by Richard R. Kudo, D. Sc., Professor of Zoology, the University of Illinois, Urbana, Illinois. Seven hundred seventy eight pages with 336 illustrations. Third edition, Charles C. Thomas, Springfield, Illinois, 1946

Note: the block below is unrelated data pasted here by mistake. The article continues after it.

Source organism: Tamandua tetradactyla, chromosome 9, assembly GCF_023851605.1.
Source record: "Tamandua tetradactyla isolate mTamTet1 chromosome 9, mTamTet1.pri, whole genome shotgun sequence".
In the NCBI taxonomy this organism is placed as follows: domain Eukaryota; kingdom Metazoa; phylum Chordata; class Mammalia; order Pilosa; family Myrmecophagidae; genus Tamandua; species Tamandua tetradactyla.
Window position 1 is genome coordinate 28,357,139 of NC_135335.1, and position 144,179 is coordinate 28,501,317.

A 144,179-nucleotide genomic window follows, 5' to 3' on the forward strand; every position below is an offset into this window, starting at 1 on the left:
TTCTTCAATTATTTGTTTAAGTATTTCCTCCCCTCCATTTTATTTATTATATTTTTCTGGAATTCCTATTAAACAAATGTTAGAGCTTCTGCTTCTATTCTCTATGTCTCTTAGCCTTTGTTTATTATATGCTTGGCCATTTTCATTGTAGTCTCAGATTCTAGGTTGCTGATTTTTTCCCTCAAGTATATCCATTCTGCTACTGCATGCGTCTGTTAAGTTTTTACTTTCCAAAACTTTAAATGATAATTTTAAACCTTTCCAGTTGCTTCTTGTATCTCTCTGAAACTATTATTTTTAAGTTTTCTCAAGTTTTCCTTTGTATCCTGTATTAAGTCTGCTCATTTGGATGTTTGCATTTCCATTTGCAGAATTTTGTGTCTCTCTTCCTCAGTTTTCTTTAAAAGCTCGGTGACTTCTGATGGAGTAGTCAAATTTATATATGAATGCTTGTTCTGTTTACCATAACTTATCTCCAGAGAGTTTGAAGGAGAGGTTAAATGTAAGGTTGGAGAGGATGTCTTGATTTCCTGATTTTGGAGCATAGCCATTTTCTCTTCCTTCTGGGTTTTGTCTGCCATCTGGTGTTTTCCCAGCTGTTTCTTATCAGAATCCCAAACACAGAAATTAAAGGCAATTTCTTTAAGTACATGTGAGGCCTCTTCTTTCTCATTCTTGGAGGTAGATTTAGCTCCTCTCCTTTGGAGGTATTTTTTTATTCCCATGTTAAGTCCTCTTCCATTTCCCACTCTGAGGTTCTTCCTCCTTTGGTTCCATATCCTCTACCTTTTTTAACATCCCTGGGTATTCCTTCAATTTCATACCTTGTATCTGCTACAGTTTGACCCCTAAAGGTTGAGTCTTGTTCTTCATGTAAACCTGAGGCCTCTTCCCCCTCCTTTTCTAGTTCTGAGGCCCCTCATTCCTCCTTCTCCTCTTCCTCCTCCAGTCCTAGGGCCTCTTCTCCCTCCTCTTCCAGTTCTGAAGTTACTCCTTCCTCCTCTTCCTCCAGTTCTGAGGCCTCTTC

Homocytotropic and hemagglutinating antibody responses were followed in multimammate rats (Mastomys natalensis) infected with Brugia pahangi. Homocytotropic antibodies were detected by both active and passive cutaneous anaphylaxis using an antigen prepared from Dirofilaria immitis. The homocytotropic antibody response was first evident at 3 weeks after infection and increased progressively until after patency. It then waned gradually and was absent at 33 weeks after infection (or 20 weeks after patency). During this time microfilaremia continued to increase steadily. Homocytotropic antibody induced by the infection was heat (56° C) labile, sensitive to 2-mercaptoethanol reduction, and was detected in the skin of recipients following a 72-hour latent period. Hemagglutinating antibodies to the infection were detected by the D. immitis antigen. These were present by 9 days after infection and persisted throughout the course of the infection. Only 2-mercaptoethanol labile antibody was detected during the prepatent period of infection.
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